Feature Exhibit: Steeped in our Traditions (Japanese doll display)
The Lake Country Museum is proud to exhibit the “Girls Day” festival, a full set of genuine Japanese dolls donated to the museum by Mr. Mitsuru (Mits) Hikichi.
During the early 1900s many Japanese families moved to the Okanagan for work. One such family was that of Mits Hikichi. Mits’ family worked at the Rainbow Ranche which was in the Oceola Rd/Okanagan Centre Road East area. Mits started school at Okanagan Centre School (now the Lake Country Museum and Archives) in 1934 and then went on to work at the Rainbow Ranche himself.
Mits’ boss was married to a lady named Eileen MacArthur who had a Japanese pen pal living in Japan. Back in the 1950s the pen pal asked Eileen if she would like some dolls and Eileen said yes, imagining she would receive a doll or two like we often see displayed here in Canada. To Eileen’s amazement, many boxes started to arrive at her house until she received the entire collection, as shown in the sixth photograph below, including the stand, cloth and book. What Eileen didn’t realize was that she had received a set of Hinaningyo dolls which are set up for an annual festival called Hina Matsuri or Girl’s Day. The dolls are set up around the end of February each year for the festival which celebrate girls in the family and prays for their health and happiness. The display is taken down on March 3rd because custom says that leaving it up for longer can ruin the girl’s chances of getting married.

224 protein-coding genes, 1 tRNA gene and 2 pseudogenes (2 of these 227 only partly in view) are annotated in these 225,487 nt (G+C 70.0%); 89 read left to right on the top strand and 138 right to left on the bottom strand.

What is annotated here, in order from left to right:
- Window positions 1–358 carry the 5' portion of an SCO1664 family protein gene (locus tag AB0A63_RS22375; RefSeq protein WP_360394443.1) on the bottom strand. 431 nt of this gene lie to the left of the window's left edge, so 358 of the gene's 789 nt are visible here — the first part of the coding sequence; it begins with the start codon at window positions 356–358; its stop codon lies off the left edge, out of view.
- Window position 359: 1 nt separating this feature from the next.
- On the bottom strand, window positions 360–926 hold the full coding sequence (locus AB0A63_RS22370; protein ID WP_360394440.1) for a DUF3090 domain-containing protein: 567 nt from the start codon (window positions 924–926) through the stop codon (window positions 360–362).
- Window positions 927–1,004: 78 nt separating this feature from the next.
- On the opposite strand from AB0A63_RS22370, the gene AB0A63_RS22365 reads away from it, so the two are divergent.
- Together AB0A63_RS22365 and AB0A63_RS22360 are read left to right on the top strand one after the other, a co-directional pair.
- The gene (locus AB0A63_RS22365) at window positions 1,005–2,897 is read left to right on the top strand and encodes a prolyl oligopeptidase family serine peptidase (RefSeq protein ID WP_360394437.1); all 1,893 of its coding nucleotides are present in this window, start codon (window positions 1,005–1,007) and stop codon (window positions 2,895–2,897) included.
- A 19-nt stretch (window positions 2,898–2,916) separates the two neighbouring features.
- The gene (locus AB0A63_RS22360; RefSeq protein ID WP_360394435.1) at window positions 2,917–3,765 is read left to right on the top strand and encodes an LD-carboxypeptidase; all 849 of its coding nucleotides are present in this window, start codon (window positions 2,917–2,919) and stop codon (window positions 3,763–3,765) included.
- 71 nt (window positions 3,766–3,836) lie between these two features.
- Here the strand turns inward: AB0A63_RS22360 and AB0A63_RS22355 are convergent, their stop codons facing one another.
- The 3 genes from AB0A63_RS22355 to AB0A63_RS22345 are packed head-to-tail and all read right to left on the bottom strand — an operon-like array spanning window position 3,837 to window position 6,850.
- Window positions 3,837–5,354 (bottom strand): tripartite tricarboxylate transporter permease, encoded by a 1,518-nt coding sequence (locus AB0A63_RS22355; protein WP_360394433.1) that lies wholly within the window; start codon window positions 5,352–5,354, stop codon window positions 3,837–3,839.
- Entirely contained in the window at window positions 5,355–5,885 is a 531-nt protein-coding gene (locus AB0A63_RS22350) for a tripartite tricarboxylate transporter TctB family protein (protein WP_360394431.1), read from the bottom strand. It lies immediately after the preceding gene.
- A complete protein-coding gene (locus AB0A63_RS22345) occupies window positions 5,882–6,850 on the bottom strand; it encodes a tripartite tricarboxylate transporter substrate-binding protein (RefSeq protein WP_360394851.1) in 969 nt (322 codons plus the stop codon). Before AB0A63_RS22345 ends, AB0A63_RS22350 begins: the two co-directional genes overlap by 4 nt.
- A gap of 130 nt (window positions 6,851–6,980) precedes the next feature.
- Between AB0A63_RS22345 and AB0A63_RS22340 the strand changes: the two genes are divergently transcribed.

Before Eileen passed away she remembered meeting Mits and asked her daughter to gift the collection to him and his wife, Marlene. Mits offered the collection to the Lake Country Museum in honour of Lake Country’s relationship with the Japanese community. The Museum is honoured to share this beautiful collection with you.
Perhaps the most incredible part of this story is, the relationship between Eileen and her Japanese pen pal that endured through the years after World War 2, despite the animosity between the two nations in the post-war years.
Please click on each photograph to view full size.
The first photograph shows the display in its entirety. In a Japanese home it would be displayed on a stepped display stage as shown in the last photograph. The order and placement of the dolls is important. In the second photograph the Emperor and Empress occupy the top shelf. As with all the other dolls, they are dressed in clothes representing the Heian period (795-1185AD).
In the third photograph the second shelf shows three court ladies holding equipment to serve sake (Japanese wine), and the third shelf with five musicians; traditionally one nõ chorus member, three drummers and flute-player.
The fourth photograph show two ministers on the fourth shelf . The Minister of the Left (on the viewer’s right) is an older man while the Minister of the Right is depicted as a young man. On the fifth shelf are shown the Emperor and Empress’s protectors. From left to right; the whiny drinker, the quarrelsome drinker and the merry drinker.
The fifth photograph shows types of furniture found in the Emperor’s palace on the sixth shelf. the bottom of the display shows a palanquin (wheel-less carriage to transport one person, carried by four people on their shoulders) and an Ox and cart. These are traditional items found outside the Emperor’s palace. In the last photograph these items were shown on the seventh shelf.